(Everybody sing now!)
ebooks and websites, some poems and a cool Nook.
music, In the Heights, and Yeats, Joyce, a good book.
Sondheim and Shakespeare, slow jazz and porch swings,
These are a few of my favorite things.
If the plot fails,
miss your deadline,
and you’re feeling blue
Just fire up your laptop and type ’til it’s fine
And then you will feel brand new!
With apologies to Oscar Hammerstein, of course! Seriously, as writers we need all the help and encouragement we can get. Sometimes this comes in the form of reading what other writers have to say about the craft. So here they are, my fab five short list of consistent favorites that withstand the test of time. Feel free to share your favorites, too!
All Around Favorite Writing Books–The Fab Five Short List
If You Want to Write by Brenda Ueland
Ueland first published this book in 1938. She was way ahead of her time, and had a wonderful sense of humor. She believed, and I agree, that “everybody is talented, original, and has something important to say.” If you need a pep talk to help undo the damage of folks who’ve tried to rain on your word parade, this is the book for you.
bird by bird: Some Instructions on Writing and Life by Anne Lamott
O.K. I just like Anne Lamott. She has more guts, style, and quirky humor than ought to be legal in any one person. Beyond that, she speaks with an honest voice. and offers some true gems of advice and observation.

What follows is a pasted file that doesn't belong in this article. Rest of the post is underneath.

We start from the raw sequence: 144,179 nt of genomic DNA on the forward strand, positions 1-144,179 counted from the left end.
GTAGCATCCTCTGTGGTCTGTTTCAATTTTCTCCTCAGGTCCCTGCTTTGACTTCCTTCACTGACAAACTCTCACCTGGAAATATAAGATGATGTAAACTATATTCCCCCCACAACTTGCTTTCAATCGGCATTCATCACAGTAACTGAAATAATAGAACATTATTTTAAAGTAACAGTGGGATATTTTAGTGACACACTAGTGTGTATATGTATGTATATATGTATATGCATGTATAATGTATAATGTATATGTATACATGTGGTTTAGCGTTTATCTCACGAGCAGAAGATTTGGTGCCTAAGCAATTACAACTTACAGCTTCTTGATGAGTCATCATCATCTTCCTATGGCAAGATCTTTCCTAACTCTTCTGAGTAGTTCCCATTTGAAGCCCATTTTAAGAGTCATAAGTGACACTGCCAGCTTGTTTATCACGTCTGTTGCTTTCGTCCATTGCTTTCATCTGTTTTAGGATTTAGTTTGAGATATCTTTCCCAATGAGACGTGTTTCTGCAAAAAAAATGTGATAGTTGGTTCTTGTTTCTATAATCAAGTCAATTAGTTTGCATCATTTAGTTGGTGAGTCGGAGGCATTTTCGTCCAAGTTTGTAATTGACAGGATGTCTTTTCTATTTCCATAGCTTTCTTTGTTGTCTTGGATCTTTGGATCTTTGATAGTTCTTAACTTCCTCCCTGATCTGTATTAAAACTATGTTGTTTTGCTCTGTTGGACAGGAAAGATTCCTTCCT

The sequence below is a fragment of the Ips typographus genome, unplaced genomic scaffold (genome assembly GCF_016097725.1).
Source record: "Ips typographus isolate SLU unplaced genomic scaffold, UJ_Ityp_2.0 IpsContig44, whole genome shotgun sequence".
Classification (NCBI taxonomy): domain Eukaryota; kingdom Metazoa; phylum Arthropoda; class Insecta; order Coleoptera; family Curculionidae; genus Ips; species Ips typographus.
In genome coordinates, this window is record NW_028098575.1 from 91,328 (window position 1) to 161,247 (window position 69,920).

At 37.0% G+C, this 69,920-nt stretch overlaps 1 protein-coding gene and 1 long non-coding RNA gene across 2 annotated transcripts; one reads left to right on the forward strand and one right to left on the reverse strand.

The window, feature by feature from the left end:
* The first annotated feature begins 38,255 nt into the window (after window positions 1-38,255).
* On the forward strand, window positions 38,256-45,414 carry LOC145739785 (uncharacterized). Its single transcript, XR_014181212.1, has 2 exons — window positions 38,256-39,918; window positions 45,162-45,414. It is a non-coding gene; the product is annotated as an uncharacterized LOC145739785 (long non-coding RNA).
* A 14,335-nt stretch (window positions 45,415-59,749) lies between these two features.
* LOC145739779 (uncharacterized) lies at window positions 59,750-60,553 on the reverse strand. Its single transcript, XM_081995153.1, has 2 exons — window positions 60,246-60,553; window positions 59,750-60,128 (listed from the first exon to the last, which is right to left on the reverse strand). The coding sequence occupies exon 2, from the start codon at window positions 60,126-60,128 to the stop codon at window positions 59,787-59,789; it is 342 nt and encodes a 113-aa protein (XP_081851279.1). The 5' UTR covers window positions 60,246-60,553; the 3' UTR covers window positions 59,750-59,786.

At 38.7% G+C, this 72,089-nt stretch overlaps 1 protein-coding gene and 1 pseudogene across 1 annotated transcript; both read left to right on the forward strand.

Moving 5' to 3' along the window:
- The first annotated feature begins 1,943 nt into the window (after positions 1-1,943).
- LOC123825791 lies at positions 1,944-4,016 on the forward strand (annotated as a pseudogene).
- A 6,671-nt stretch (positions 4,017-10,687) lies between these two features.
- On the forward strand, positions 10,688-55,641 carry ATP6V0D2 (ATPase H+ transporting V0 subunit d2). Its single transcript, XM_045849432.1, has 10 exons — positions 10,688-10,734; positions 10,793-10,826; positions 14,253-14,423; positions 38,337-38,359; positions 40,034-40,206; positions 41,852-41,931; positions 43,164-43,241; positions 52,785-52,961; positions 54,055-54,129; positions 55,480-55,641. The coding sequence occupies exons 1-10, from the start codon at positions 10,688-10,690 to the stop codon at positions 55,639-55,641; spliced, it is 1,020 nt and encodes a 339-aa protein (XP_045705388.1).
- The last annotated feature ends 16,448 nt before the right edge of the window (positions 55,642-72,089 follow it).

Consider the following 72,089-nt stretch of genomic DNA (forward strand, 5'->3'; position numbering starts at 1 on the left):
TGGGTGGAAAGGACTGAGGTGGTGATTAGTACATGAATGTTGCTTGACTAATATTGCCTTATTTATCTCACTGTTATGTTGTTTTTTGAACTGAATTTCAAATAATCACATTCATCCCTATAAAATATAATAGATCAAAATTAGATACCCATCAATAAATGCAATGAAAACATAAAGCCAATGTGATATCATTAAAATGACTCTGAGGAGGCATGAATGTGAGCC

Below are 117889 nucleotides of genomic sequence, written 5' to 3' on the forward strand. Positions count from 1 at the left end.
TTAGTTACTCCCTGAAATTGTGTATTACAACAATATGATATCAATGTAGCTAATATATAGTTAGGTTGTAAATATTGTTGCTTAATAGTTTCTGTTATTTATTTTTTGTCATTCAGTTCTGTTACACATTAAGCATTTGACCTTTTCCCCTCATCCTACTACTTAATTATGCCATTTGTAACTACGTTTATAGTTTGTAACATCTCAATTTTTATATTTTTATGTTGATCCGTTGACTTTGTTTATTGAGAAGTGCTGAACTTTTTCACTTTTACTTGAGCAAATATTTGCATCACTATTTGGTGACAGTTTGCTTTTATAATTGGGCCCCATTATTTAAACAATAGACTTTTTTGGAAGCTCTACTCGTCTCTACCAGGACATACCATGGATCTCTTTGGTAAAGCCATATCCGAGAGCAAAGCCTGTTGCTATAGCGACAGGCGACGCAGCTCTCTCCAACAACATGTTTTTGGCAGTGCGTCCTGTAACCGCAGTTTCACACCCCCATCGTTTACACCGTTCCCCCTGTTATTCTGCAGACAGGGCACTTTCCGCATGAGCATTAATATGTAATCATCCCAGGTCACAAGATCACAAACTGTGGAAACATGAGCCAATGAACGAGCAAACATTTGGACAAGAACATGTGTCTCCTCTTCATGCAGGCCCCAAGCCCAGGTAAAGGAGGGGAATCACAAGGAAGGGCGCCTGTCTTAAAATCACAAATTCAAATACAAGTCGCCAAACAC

On Writing: A Memoir of the Craft by Stephen King
If you read only book on writing this year and have not had the pleasure of reading King’s memoir, then by all means lay hands on a copy or download it to your e-reader or mobile device. However, whenever, and wherever you can–just get it and devour it. There’s a reason King is a successful writer (however one chooses to define that term); he can weave a fine story, clearly loves what he does, and is honest about the craft. You’ll find the advice practical and unflinching, the prose lively and witty, and the overall effect satisfying and inspiring. Enough said. Read it or reread it and then read it again.
The Writing Life by Annie Dillard
Whenever I want a lyrical shot in the arm to remind me why I do what I do, I revisit Dillard’s slim, elegant reflection. I’ve read the book many times over the years and taught it in many advanced high school English classes; each time is a different experience because I bring my current context and experiences to the encounter. The common thread is that each reading is rewarding and makes me glad I am called to write.
The Elements of Style by William Strunk Jr. and E. B. White
This classic volume is a must read for anyone who writes, be it for school, work, pleasure, or vocation. It will do more for your writing style than almost anything else I can think of besides relentless practice. My very favorite gem from this book is found on page 35 of the third edition and involves my hometown newspapers and the unintended result of a poor hyphen choice. Check it out, you’re sure to have a chuckle (and if you think I need a semicolon to separate the two previous clauses see pages 6-7).
Photo by Bright Meadow used under Creative Commons License. Thanks!